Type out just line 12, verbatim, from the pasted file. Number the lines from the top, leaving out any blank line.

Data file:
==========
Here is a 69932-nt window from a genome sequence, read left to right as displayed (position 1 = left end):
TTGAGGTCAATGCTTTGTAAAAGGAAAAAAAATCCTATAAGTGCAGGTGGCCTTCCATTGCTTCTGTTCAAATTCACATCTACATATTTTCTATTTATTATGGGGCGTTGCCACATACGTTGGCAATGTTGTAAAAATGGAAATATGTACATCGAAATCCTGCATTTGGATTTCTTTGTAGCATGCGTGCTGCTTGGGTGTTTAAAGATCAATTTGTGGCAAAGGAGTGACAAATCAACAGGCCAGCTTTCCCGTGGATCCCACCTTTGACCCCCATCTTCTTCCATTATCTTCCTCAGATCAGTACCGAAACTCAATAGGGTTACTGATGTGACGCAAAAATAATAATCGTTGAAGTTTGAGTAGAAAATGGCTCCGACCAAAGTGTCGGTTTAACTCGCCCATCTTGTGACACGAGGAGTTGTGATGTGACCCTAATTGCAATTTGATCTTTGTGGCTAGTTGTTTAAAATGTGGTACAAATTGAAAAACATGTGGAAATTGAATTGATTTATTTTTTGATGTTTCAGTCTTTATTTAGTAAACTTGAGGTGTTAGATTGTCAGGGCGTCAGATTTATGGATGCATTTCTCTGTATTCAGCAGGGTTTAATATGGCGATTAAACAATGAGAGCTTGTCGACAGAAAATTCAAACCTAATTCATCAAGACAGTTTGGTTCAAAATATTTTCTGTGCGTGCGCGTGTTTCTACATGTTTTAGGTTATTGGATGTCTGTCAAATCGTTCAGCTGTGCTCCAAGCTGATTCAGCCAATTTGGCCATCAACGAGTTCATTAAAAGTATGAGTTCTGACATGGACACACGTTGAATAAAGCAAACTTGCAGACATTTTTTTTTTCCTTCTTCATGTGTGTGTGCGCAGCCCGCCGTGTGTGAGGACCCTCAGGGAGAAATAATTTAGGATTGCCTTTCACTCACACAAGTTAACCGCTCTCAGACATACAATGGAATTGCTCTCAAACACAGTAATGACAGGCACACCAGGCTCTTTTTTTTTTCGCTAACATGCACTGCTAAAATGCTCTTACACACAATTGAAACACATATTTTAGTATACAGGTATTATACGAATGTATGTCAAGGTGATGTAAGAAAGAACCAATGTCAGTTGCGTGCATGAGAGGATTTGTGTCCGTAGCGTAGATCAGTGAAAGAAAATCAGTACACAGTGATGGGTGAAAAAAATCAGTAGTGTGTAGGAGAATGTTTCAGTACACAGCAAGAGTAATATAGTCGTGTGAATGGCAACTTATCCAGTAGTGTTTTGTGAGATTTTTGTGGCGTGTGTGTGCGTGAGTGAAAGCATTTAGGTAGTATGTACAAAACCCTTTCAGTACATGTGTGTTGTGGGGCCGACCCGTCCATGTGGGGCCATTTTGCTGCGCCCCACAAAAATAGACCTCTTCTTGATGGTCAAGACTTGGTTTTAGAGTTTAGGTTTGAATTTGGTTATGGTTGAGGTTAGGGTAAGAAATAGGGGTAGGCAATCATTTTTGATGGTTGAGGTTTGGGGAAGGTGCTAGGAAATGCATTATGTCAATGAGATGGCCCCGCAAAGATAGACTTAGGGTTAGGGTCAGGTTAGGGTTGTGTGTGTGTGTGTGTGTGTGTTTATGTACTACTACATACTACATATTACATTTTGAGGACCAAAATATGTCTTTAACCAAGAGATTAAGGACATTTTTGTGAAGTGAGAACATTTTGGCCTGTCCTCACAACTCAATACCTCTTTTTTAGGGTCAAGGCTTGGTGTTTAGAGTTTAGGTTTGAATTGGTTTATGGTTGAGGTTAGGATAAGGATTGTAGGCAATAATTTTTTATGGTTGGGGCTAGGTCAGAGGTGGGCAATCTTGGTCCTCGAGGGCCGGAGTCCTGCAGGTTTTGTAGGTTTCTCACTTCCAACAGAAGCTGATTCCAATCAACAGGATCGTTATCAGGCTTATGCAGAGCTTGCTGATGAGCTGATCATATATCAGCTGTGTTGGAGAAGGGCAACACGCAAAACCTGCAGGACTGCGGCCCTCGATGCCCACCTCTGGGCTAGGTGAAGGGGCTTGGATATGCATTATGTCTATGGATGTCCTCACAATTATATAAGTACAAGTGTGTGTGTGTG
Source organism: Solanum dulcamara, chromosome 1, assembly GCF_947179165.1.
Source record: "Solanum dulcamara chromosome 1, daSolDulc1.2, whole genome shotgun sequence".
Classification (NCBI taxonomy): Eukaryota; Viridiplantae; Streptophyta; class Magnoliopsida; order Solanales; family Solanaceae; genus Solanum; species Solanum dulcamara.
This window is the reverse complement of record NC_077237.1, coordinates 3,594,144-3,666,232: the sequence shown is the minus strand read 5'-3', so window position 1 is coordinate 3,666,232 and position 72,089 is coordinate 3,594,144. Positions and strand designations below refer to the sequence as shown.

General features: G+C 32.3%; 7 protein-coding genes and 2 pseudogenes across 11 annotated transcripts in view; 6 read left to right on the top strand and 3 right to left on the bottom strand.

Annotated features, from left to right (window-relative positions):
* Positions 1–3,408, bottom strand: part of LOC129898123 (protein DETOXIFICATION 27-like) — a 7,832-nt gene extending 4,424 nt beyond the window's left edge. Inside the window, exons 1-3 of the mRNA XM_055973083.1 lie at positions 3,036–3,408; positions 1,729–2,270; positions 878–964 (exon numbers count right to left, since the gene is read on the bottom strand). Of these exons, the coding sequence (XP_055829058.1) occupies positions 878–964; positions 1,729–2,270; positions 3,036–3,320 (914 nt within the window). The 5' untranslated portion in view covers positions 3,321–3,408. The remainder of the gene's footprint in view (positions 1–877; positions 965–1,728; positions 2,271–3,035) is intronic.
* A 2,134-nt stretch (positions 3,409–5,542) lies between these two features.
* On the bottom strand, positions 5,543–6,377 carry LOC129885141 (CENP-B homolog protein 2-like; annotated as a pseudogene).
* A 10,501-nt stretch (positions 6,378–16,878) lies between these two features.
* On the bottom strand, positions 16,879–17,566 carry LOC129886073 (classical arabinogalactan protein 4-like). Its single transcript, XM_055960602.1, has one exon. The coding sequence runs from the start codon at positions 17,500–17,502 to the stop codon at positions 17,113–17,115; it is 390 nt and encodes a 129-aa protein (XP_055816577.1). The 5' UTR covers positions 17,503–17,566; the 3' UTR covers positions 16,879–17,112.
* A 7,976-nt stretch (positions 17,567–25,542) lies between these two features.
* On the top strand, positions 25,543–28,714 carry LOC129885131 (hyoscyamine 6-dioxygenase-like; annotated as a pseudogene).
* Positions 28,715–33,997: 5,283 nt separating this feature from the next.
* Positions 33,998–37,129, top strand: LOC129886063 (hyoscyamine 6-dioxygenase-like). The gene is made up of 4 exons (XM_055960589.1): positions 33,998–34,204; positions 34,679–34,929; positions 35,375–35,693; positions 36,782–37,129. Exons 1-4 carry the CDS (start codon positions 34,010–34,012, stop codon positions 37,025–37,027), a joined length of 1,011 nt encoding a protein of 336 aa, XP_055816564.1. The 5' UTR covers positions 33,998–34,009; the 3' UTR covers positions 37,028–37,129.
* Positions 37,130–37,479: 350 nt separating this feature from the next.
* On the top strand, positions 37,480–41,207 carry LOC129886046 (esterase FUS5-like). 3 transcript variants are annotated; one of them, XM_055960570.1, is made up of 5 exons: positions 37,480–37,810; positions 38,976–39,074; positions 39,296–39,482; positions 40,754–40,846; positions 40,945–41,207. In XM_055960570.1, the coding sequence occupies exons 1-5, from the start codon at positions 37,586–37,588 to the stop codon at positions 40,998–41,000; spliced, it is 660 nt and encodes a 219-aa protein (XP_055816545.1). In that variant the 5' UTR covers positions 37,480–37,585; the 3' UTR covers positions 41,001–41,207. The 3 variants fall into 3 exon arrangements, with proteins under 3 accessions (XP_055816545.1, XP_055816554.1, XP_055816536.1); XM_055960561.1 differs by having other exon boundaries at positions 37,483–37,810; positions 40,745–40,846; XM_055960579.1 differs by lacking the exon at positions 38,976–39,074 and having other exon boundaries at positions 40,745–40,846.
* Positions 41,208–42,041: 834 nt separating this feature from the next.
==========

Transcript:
* A 10,501-nt stretch (positions 6,378–16,878) lies between these two features.